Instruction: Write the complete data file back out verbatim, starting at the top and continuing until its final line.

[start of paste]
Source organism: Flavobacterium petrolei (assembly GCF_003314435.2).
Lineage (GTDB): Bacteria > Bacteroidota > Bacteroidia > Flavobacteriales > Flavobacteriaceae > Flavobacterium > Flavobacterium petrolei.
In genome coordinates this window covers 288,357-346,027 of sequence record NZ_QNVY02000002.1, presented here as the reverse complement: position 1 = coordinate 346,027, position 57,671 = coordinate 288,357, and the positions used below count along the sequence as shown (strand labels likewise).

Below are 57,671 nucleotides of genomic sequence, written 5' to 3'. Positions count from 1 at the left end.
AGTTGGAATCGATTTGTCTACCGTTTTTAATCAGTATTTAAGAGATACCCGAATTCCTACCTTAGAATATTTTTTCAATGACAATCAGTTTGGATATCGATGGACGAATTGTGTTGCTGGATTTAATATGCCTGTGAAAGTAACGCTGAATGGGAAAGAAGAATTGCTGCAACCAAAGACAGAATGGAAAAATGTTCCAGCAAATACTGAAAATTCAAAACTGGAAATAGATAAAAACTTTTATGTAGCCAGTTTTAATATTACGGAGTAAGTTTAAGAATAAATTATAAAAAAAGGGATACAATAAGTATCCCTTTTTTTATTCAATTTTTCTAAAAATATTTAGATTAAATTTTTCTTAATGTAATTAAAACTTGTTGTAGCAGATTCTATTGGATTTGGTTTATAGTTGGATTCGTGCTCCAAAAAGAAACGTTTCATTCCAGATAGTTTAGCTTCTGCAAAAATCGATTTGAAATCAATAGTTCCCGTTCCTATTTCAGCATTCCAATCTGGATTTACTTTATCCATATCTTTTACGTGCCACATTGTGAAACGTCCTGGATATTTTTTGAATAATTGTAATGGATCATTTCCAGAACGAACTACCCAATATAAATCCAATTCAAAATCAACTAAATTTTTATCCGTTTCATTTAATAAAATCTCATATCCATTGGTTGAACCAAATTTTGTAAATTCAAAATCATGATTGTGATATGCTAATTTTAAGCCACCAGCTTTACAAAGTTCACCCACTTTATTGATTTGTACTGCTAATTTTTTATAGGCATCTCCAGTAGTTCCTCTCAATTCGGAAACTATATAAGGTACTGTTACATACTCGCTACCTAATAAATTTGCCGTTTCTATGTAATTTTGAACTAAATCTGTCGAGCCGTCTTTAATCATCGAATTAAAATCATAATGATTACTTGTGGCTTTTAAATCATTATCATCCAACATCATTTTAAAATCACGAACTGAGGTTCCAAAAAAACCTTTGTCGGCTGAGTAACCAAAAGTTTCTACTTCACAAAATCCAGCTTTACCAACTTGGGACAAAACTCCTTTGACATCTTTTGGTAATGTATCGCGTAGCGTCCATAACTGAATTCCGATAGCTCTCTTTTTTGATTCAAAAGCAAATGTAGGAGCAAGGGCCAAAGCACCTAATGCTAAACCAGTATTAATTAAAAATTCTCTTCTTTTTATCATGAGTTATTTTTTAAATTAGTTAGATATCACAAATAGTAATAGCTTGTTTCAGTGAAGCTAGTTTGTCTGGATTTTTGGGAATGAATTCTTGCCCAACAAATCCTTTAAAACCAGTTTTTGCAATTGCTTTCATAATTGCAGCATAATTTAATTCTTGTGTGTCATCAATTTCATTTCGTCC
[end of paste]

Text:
Source organism: Flavobacterium petrolei (assembly GCF_003314435.2).
Lineage (GTDB): Bacteria > Bacteroidota > Bacteroidia > Flavobacteriales > Flavobacteriaceae > Flavobacterium > Flavobacterium petrolei.
In genome coordinates this window covers 288,357-346,027 of sequence record NZ_QNVY02000002.1, presented here as the reverse complement: position 1 = coordinate 346,027, position 57,671 = coordinate 288,357, and the positions used below count along the sequence as shown (strand labels likewise).

Below are 57,671 nucleotides of genomic sequence, written 5' to 3'. Positions count from 1 at the left end.
AGTTGGAATCGATTTGTCTACCGTTTTTAATCAGTATTTAAGAGATACCCGAATTCCTACCTTAGAATATTTTTTCAATGACAATCAGTTTGGATATCGATGGACGAATTGTGTTGCTGGATTTAATATGCCTGTGAAAGTAACGCTGAATGGGAAAGAAGAATTGCTGCAACCAAAGACAGAATGGAAAAATGTTCCAGCAAATACTGAAAATTCAAAACTGGAAATAGATAAAAACTTTTATGTAGCCAGTTTTAATATTACGGAGTAAGTTTAAGAATAAATTATAAAAAAAGGGATACAATAAGTATCCCTTTTTTTATTCAATTTTTCTAAAAATATTTAGATTAAATTTTTCTTAATGTAATTAAAACTTGTTGTAGCAGATTCTATTGGATTTGGTTTATAGTTGGATTCGTGCTCCAAAAAGAAACGTTTCATTCCAGATAGTTTAGCTTCTGCAAAAATCGATTTGAAATCAATAGTTCCCGTTCCTATTTCAGCATTCCAATCTGGATTTACTTTATCCATATCTTTTACGTGCCACATTGTGAAACGTCCTGGATATTTTTTGAATAATTGTAATGGATCATTTCCAGAACGAACTACCCAATATAAATCCAATTCAAAATCAACTAAATTTTTATCCGTTTCATTTAATAAAATCTCATATCCATTGGTTGAACCAAATTTTGTAAATTCAAAATCATGATTGTGATATGCTAATTTTAAGCCACCAGCTTTACAAAGTTCACCCACTTTATTGATTTGTACTGCTAATTTTTTATAGGCATCTCCAGTAGTTCCTCTCAATTCGGAAACTATATAAGGTACTGTTACATACTCGCTACCTAATAAATTTGCCGTTTCTATGTAATTTTGAACTAAATCTGTCGAGCCGTCTTTAATCATCGAATTAAAATCATAATGATTACTTGTGGCTTTTAAATCATTATCATCCAACATCATTTTAAAATCACGAACTGAGGTTCCAAAAAAACCTTTGTCGGCTGAGTAACCAAAAGTTTCTACTTCACAAAATCCAGCTTTACCAACTTGGGACAAAACTCCTTTGACATCTTTTGGTAATGTATCGCGTAGCGTCCATAACTGAATTCCGATAGCTCTCTTTTTTGATTCAAAAGCAAATGTAGGAGCAAGGGCCAAAGCACCTAATGCTAAACCAGTATTAATTAAAAATTCTCTTCTTTTTATCATGAGTTATTTTTTAAATTAGTTAGATATCACAAATAGTAATAGCTTGTTTCAGTGAAGCTAGTTTGTCTGGATTTTTGGGAATGAATTCTTGCCCAACAAATCCTTTAAAACCAGTTTTTGCAATTGCTTTCATAATTGCAGCATAATTTAATTCTTGTGTGTCATCAATTTCATTTCGTCC